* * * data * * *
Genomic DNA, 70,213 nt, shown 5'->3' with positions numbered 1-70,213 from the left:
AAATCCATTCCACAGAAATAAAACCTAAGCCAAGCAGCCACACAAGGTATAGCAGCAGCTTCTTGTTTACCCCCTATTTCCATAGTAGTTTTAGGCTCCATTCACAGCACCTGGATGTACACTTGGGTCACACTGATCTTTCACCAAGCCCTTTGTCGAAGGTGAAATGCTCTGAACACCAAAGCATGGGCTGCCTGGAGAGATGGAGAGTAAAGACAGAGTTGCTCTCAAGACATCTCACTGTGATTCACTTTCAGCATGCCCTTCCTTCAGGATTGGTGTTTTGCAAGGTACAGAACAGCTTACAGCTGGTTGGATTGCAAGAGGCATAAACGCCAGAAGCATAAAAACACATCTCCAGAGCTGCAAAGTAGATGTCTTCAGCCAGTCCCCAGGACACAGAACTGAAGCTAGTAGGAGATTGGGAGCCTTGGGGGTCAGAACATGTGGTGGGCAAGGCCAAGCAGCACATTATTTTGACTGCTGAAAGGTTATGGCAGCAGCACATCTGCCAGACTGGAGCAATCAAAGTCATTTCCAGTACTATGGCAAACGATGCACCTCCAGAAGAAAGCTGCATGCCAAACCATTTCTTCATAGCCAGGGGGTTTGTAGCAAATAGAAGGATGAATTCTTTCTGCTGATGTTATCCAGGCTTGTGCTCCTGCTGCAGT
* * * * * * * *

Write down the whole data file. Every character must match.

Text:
Genomic DNA, 70,213 nt, shown 5'->3' with positions numbered 1-70,213 from the left:
AAATCCATTCCACAGAAATAAAACCTAAGCCAAGCAGCCACACAAGGTATAGCAGCAGCTTCTTGTTTACCCCCTATTTCCATAGTAGTTTTAGGCTCCATTCACAGCACCTGGATGTACACTTGGGTCACACTGATCTTTCACCAAGCCCTTTGTCGAAGGTGAAATGCTCTGAACACCAAAGCATGGGCTGCCTGGAGAGATGGAGAGTAAAGACAGAGTTGCTCTCAAGACATCTCACTGTGATTCACTTTCAGCATGCCCTTCCTTCAGGATTGGTGTTTTGCAAGGTACAGAACAGCTTACAGCTGGTTGGATTGCAAGAGGCATAAACGCCAGAAGCATAAAAACACATCTCCAGAGCTGCAAAGTAGATGTCTTCAGCCAGTCCCCAGGACACAGAACTGAAGCTAGTAGGAGATTGGGAGCCTTGGGGGTCAGAACATGTGGTGGGCAAGGCCAAGCAGCACATTATTTTGACTGCTGAAAGGTTATGGCAGCAGCACATCTGCCAGACTGGAGCAATCAAAGTCATTTCCAGTACTATGGCAAACGATGCACCTCCAGAAGAAAGCTGCATGCCAAACCATTTCTTCATAGCCAGGGGGTTTGTAGCAAATAGAAGGATGAATTCTTTCTGCTGATGTTATCCAGGCTTGTGCTCCTGCTGCAGT